Strategic Plan for Growth
Last year, at the request of the General Board, I appointed a special committee to study our process for the formation of new districts. After receiving the committee’s report, the General Board decided that instead of simply trying to improve the existing procedure, each district needs to develop a strategic growth plan. Such a plan could include regionalization or multiplication of districts as they grow. A new committee has now begun work on the first step, which is the formation of a standing committee to advise and assist the districts, to be called the Strategic District Growth Committee.

Over the past decade, the UPCI has established a strong base for growth through restructuring, strengthening financial operations, developing standard policies and procedures, implementing new information technology, acquiring a new world headquarters, increasing participation at every level, enhancing ministerial training, growing the number of ministers, improving communications, developing more resources for churches, launching a church loan fund, and emphasizing the starting of new works. Now we need to build on this base through church planting and church growth. Global Missions has developed strategic plans for each nation. In North America, we are seeing a small increase in the number of churches, but we need to accelerate our growth through strategic planning in each district.

Revising the Manual
In 2010 a special Restructuring Committee of the General Board solicited a wide range of input and made twelve major recommendations that were adopted by the General Board. Over the past seven years, we have acted on each of them, but one is still a work in progress: namely, revising the UPCI Manual. To date, we have added the General Board Policies section; added to the Position Papers; revised several articles of the General Constitution relating to Education, Media, and Publications, and adopted the new names of Global Missions and North American Missions.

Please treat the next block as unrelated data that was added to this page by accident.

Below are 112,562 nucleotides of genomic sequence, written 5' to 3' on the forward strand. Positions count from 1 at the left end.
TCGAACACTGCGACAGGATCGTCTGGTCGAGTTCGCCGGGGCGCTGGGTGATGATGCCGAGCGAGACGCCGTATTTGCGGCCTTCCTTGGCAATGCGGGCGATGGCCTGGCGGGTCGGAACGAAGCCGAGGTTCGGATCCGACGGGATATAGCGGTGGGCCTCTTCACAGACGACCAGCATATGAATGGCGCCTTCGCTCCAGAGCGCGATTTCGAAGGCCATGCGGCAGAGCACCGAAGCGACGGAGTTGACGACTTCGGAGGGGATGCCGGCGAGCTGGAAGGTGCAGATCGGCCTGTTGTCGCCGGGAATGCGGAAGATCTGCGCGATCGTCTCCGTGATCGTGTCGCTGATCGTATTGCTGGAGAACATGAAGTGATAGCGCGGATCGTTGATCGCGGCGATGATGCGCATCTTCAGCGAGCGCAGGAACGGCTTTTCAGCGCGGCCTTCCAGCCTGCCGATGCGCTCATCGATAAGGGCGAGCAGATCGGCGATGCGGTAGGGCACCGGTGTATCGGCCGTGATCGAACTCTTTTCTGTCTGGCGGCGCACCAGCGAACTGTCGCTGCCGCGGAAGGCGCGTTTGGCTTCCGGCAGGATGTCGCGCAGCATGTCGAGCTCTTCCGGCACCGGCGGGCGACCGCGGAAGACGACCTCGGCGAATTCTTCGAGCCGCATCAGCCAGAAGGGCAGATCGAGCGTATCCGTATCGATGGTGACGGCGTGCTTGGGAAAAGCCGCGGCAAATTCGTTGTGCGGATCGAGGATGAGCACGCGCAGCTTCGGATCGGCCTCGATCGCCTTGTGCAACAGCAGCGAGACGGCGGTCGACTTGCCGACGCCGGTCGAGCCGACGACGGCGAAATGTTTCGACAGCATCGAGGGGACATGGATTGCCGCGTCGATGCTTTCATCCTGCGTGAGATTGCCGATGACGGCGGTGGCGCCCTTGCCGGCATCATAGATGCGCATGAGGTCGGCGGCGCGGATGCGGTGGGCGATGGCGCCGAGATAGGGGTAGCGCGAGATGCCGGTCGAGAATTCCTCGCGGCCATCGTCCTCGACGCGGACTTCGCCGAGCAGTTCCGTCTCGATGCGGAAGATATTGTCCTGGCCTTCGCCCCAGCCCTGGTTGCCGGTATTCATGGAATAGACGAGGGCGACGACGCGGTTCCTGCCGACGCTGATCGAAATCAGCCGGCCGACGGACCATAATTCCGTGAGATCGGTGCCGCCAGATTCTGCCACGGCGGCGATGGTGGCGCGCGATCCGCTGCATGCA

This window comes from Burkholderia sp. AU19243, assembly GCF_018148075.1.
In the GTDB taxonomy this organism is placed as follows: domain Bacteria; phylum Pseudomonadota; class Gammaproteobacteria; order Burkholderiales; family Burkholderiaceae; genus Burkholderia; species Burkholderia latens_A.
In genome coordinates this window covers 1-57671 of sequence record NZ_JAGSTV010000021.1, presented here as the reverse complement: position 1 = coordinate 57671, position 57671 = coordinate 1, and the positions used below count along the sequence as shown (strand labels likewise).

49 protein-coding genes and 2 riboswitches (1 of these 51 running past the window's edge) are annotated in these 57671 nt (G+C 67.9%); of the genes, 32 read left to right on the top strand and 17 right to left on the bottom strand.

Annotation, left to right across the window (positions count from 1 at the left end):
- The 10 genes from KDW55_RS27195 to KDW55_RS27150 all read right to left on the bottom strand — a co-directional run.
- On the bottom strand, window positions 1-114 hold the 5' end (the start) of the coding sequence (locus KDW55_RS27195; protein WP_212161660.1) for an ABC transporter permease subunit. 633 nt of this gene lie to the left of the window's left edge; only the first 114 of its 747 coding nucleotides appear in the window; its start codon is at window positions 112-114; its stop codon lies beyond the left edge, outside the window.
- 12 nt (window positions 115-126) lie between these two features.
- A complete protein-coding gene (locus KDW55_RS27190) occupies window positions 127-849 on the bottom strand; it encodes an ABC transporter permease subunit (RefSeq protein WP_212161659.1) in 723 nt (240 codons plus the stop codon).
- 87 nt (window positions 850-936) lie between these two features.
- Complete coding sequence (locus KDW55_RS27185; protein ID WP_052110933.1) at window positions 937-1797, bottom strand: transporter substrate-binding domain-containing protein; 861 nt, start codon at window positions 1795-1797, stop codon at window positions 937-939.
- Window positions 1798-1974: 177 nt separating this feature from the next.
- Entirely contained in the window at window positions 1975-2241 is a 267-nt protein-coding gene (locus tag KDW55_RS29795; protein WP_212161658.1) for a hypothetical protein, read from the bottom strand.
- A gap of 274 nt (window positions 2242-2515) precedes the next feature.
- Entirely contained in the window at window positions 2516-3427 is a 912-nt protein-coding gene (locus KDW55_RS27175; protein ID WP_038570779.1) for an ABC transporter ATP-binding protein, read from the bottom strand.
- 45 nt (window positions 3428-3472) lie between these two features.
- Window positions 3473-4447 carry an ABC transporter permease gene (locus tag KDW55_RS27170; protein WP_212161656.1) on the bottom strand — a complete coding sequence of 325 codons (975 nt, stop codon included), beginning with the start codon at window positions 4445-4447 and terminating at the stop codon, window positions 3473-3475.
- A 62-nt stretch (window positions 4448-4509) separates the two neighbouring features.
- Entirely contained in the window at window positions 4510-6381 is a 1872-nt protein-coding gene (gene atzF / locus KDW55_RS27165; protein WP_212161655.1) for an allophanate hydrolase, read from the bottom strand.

This year, the General Sunday School Division and the General Youth Division are proposing significant revisions to their articles of the General Constitution. The purpose of these revisions is to conform the language to current operations, eliminate outdated provisions, clear up ambiguities, move operational details to separate policies, and implement a few recommendations. The General Board mandated this process of revision and approved the consideration of the two revised policies, but the respective general committees will submit them directly to the Resolutions Committee for presentation to the General Conference. The most significant changes are that the General Sunday School Committee proposes the new name of Children’s Ministries and the General Youth Committee proposes the new name of Youth Ministries. These changes will help each ministry focus on its distinctive mission.

Required Reading for Ministerial Applicants
Another of the twelve recommendations of the Restructuring Committee was to strengthen our ministerial training. In response, a Ministerial Training Committee worked on a plan that was adopted by the General Board. The General Board revised the list of books to be read, added video instruction for each book, and implemented a more robust testing program. The most significant change is that for the first time every book on the required reading list has been written by a UPCI author and published by the UPCI. For example, the Division of Publications has produced the Apostolic Handbook Series of eight books covering the entire Bible to replace books by Trinitarian non-Pentecostals. The required books and videos are available at